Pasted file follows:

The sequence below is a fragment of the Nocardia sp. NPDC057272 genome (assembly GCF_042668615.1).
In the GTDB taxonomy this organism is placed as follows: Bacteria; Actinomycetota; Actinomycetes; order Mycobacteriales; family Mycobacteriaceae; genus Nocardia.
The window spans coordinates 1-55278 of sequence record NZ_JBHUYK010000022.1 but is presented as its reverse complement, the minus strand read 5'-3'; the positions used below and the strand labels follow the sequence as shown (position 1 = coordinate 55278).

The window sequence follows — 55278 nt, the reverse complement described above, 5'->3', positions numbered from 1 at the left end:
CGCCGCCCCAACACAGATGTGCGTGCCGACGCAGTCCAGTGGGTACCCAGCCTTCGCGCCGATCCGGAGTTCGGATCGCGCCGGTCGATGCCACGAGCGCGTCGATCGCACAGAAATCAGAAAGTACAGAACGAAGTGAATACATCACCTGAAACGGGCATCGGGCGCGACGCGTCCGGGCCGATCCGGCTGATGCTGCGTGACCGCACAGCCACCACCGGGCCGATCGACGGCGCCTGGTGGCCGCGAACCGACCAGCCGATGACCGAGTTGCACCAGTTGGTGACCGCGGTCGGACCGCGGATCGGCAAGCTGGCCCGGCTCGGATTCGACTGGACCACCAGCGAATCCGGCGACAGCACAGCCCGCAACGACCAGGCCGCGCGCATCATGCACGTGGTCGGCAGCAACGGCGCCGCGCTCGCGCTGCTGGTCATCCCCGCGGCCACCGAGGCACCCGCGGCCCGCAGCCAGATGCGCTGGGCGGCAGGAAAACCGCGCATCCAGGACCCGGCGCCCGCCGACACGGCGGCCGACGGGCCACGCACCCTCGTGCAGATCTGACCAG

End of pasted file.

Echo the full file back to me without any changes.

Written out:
The sequence below is a fragment of the Nocardia sp. NPDC057272 genome (assembly GCF_042668615.1).
In the GTDB taxonomy this organism is placed as follows: Bacteria; Actinomycetota; Actinomycetes; order Mycobacteriales; family Mycobacteriaceae; genus Nocardia.
The window spans coordinates 1-55278 of sequence record NZ_JBHUYK010000022.1 but is presented as its reverse complement, the minus strand read 5'-3'; the positions used below and the strand labels follow the sequence as shown (position 1 = coordinate 55278).

The window sequence follows — 55278 nt, the reverse complement described above, 5'->3', positions numbered from 1 at the left end:
CGCCGCCCCAACACAGATGTGCGTGCCGACGCAGTCCAGTGGGTACCCAGCCTTCGCGCCGATCCGGAGTTCGGATCGCGCCGGTCGATGCCACGAGCGCGTCGATCGCACAGAAATCAGAAAGTACAGAACGAAGTGAATACATCACCTGAAACGGGCATCGGGCGCGACGCGTCCGGGCCGATCCGGCTGATGCTGCGTGACCGCACAGCCACCACCGGGCCGATCGACGGCGCCTGGTGGCCGCGAACCGACCAGCCGATGACCGAGTTGCACCAGTTGGTGACCGCGGTCGGACCGCGGATCGGCAAGCTGGCCCGGCTCGGATTCGACTGGACCACCAGCGAATCCGGCGACAGCACAGCCCGCAACGACCAGGCCGCGCGCATCATGCACGTGGTCGGCAGCAACGGCGCCGCGCTCGCGCTGCTGGTCATCCCCGCGGCCACCGAGGCACCCGCGGCCCGCAGCCAGATGCGCTGGGCGGCAGGAAAACCGCGCATCCAGGACCCGGCGCCCGCCGACACGGCGGCCGACGGGCCACGCACCCTCGTGCAGATCTGACCAG